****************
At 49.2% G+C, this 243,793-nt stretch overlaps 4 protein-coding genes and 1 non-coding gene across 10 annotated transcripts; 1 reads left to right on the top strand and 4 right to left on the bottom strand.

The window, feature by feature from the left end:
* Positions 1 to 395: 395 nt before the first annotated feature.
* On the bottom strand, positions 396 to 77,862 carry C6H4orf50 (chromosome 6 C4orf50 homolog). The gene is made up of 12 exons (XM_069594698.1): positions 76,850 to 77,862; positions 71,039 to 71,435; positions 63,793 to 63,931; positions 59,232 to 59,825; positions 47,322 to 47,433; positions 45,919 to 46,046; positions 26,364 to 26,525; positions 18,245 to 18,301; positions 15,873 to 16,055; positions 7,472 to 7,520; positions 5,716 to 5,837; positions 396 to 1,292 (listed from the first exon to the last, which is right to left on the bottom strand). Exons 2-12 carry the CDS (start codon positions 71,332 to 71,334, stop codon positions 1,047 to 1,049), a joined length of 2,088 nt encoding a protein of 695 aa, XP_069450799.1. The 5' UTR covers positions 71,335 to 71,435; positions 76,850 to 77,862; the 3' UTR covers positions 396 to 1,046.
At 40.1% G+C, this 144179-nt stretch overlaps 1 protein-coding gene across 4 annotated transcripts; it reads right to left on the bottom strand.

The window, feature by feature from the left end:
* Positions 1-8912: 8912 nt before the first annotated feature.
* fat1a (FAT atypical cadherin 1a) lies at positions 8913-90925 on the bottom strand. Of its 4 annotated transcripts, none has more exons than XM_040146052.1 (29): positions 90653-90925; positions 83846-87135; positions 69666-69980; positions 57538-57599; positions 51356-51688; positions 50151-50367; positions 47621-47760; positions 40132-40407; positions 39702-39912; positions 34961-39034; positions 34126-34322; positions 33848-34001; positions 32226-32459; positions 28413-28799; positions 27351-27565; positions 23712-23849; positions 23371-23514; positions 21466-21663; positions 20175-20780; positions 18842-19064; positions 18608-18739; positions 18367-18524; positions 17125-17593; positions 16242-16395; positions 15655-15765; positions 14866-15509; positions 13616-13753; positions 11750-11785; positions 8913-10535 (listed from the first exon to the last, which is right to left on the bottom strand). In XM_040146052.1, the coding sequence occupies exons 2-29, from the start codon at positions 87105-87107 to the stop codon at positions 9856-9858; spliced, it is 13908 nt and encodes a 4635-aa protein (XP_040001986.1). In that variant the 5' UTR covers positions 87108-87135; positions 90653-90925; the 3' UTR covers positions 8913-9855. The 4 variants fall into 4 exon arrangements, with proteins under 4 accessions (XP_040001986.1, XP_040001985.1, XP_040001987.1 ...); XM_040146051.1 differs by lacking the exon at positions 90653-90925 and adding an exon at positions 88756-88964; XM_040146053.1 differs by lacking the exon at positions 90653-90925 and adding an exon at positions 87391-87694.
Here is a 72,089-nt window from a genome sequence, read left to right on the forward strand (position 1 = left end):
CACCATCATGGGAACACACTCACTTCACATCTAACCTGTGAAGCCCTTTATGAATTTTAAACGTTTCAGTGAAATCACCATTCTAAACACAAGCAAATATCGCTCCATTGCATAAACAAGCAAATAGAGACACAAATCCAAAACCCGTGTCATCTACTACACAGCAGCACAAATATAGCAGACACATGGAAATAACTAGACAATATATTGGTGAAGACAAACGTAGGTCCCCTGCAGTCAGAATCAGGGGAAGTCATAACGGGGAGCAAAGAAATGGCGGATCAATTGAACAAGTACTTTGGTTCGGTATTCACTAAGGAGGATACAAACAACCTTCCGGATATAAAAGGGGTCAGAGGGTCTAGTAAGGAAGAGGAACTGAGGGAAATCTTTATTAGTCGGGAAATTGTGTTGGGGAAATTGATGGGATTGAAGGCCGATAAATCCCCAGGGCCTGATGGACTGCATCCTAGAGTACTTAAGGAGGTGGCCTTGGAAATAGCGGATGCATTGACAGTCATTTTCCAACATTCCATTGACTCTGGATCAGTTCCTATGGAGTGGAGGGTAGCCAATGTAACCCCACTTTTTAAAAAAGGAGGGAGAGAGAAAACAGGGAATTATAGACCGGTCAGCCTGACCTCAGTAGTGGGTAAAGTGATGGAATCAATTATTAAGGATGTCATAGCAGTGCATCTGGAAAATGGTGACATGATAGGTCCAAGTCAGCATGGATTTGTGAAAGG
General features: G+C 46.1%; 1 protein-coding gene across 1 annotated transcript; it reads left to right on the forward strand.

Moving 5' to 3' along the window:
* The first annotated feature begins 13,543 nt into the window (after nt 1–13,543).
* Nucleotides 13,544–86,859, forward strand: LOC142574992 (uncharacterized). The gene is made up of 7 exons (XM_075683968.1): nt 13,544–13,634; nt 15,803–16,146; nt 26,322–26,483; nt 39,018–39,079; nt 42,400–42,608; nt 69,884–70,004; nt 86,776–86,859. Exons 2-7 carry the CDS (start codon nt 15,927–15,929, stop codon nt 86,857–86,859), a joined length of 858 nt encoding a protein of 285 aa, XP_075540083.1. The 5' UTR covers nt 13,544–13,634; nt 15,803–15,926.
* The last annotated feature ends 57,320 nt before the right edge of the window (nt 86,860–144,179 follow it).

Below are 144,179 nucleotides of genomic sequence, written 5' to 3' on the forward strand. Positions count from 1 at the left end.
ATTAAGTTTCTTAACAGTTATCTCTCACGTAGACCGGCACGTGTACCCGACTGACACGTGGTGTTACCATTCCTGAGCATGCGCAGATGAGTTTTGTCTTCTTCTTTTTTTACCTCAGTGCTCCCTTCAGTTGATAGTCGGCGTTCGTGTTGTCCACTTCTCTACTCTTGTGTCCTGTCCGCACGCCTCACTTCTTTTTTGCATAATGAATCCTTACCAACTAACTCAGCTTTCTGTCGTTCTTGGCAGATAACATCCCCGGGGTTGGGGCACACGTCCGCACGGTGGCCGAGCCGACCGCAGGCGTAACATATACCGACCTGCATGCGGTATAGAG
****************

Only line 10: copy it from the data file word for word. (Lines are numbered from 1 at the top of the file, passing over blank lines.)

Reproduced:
CACCATCATGGGAACACACTCACTTCACATCTAACCTGTGAAGCCCTTTATGAATTTTAAACGTTTCAGTGAAATCACCATTCTAAACACAAGCAAATATCGCTCCATTGCATAAACAAGCAAATAGAGACACAAATCCAAAACCCGTGTCATCTACTACACAGCAGCACAAATATAGCAGACACATGGAAATAACTAGACAATATATTGGTGAAGACAAACGTAGGTCCCCTGCAGTCAGAATCAGGGGAAGTCATAACGGGGAGCAAAGAAATGGCGGATCAATTGAACAAGTACTTTGGTTCGGTATTCACTAAGGAGGATACAAACAACCTTCCGGATATAAAAGGGGTCAGAGGGTCTAGTAAGGAAGAGGAACTGAGGGAAATCTTTATTAGTCGGGAAATTGTGTTGGGGAAATTGATGGGATTGAAGGCCGATAAATCCCCAGGGCCTGATGGACTGCATCCTAGAGTACTTAAGGAGGTGGCCTTGGAAATAGCGGATGCATTGACAGTCATTTTCCAACATTCCATTGACTCTGGATCAGTTCCTATGGAGTGGAGGGTAGCCAATGTAACCCCACTTTTTAAAAAAGGAGGGAGAGAGAAAACAGGGAATTATAGACCGGTCAGCCTGACCTCAGTAGTGGGTAAAGTGATGGAATCAATTATTAAGGATGTCATAGCAGTGCATCTGGAAAATGGTGACATGATAGGTCCAAGTCAGCATGGATTTGTGAAAGG